Neighbors are helping neighbors with the use of Little Free Pantries. The mini pantry movement creates neighbor engagement and brings an immediate solution to a local need.
With so many people out of work and struggling to put food on the table during the coronavirus pandemic, these pantries have come in handy.
“We do notice that there are a couple of people and families that kind of frequent the little pantry so it’s nice to see it get utilized,” said Tjacob, Deli Manager at the Bisman Food CO-OP.
Anyone can stock the shelves with non-perishable food such as cans of soup, Ramen noodles and oatmeal. Some also include toilet paper, hand sanitizer and games for children. One volunteer says he and his wife have been filling a pantry for the last few years.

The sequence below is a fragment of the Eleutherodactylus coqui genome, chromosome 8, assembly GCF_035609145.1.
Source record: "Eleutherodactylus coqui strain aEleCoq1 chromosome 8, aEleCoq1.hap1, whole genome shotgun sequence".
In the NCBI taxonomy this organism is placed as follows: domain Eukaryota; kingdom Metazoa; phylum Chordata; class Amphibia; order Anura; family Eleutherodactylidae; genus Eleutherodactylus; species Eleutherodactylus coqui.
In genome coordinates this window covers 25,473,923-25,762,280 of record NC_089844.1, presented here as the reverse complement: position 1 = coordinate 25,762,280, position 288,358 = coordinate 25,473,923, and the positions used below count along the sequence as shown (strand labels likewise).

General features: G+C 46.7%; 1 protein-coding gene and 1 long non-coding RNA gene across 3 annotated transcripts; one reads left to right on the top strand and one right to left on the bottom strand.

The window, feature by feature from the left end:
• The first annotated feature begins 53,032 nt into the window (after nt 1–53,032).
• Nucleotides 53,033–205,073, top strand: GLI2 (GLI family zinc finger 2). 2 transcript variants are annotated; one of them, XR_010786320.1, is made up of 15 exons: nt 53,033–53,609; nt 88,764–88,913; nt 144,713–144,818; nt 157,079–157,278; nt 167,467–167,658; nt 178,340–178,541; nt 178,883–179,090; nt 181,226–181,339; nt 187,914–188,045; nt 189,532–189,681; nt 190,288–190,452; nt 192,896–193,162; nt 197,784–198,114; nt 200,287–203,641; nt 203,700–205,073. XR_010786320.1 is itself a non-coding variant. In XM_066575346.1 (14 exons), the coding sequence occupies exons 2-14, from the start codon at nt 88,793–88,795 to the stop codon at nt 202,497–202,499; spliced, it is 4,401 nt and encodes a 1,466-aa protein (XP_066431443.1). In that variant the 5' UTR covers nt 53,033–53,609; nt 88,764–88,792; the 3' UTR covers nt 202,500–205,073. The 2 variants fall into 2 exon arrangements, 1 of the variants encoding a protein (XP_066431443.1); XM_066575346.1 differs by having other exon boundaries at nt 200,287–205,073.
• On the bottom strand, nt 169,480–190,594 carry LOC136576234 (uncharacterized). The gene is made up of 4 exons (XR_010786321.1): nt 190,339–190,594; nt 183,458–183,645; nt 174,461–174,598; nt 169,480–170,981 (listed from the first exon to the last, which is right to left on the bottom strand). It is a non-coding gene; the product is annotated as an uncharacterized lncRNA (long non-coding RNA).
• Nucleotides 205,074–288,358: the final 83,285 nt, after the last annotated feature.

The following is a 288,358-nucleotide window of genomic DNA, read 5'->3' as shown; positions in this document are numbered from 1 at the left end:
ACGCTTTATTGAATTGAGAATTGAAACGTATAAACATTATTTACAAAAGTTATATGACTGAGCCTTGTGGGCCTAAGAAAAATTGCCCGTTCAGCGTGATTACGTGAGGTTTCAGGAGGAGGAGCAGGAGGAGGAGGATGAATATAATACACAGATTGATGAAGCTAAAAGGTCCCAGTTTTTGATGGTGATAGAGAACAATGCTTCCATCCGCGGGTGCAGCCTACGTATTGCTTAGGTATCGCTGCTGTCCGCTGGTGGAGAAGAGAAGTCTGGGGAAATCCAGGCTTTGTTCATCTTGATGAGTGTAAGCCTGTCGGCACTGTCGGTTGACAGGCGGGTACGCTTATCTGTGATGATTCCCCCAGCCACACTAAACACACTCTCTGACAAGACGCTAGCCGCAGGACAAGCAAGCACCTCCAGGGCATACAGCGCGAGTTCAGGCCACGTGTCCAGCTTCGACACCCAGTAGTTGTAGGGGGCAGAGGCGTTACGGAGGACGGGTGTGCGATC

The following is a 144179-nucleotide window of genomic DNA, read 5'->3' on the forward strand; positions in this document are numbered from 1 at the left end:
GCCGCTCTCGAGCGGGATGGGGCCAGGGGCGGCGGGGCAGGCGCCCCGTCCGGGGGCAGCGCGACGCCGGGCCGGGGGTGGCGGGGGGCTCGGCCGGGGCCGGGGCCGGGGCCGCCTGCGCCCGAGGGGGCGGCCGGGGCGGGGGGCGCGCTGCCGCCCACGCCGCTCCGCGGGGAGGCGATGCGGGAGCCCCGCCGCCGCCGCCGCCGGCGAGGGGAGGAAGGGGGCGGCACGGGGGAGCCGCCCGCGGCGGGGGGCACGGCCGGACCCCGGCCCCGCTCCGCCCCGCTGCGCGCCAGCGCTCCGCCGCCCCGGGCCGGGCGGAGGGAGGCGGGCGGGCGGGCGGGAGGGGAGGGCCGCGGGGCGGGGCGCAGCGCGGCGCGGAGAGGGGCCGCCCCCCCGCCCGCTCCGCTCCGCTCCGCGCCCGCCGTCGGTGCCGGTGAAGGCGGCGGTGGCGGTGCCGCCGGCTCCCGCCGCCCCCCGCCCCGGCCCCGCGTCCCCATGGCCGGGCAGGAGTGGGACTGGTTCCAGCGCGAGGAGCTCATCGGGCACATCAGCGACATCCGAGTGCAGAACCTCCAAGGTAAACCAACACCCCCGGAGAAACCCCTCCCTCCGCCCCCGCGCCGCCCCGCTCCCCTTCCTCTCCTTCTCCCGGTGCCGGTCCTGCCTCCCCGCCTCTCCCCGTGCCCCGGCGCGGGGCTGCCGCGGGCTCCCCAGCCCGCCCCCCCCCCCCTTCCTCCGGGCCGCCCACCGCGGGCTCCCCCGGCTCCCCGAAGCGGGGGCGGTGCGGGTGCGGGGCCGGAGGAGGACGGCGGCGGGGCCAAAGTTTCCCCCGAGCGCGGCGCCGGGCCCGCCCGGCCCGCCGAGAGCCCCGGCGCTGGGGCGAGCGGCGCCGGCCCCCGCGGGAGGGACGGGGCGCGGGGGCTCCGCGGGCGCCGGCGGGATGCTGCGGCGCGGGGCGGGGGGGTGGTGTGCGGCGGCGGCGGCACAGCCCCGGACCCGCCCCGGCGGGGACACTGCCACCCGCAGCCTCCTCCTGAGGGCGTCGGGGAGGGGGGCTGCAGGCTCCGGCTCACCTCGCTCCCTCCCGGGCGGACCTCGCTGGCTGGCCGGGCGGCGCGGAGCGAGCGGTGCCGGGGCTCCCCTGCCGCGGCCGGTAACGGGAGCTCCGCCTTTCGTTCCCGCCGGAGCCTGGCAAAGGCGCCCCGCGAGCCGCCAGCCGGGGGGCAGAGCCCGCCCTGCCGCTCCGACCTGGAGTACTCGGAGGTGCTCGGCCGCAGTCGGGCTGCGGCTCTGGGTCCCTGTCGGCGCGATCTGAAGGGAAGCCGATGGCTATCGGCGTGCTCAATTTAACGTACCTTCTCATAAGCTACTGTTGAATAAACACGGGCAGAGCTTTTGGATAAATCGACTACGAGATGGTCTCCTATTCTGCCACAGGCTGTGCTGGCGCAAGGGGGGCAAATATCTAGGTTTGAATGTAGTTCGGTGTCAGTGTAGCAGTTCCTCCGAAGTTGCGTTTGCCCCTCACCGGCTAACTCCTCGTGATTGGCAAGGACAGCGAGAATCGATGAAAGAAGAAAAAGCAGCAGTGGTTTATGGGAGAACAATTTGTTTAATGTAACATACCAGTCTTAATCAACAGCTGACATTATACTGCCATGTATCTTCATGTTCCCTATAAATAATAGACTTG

“We just help out by monitoring it, keeping an eye on it and trying to keep it stocked as best we can with the need that is quite apparently out there because everything in there goes quite quickly,” said David Borlaug, Little Free Pantry volunteer.
Community members can take what they need while giving what they can. No strings attached. Borlaug says if it helps one person then it’s worth it.
There are hundreds of Little Free Pantries around the world and about 30 in the Bismarck-Mandan area.
In warmer weather, it’s important to be mindful of what you’re placing in the pantries. Things that will spoil or melt are not recommended during summer months.
If you want to build your own LFP, you can Google “Little Free Library plans” to find different specifications, measurements, blueprints and tips. Once you have your pantry at the ready, you can organize a group of friends, family or church-goers to keep it stocked during the week.
For information on locations go here.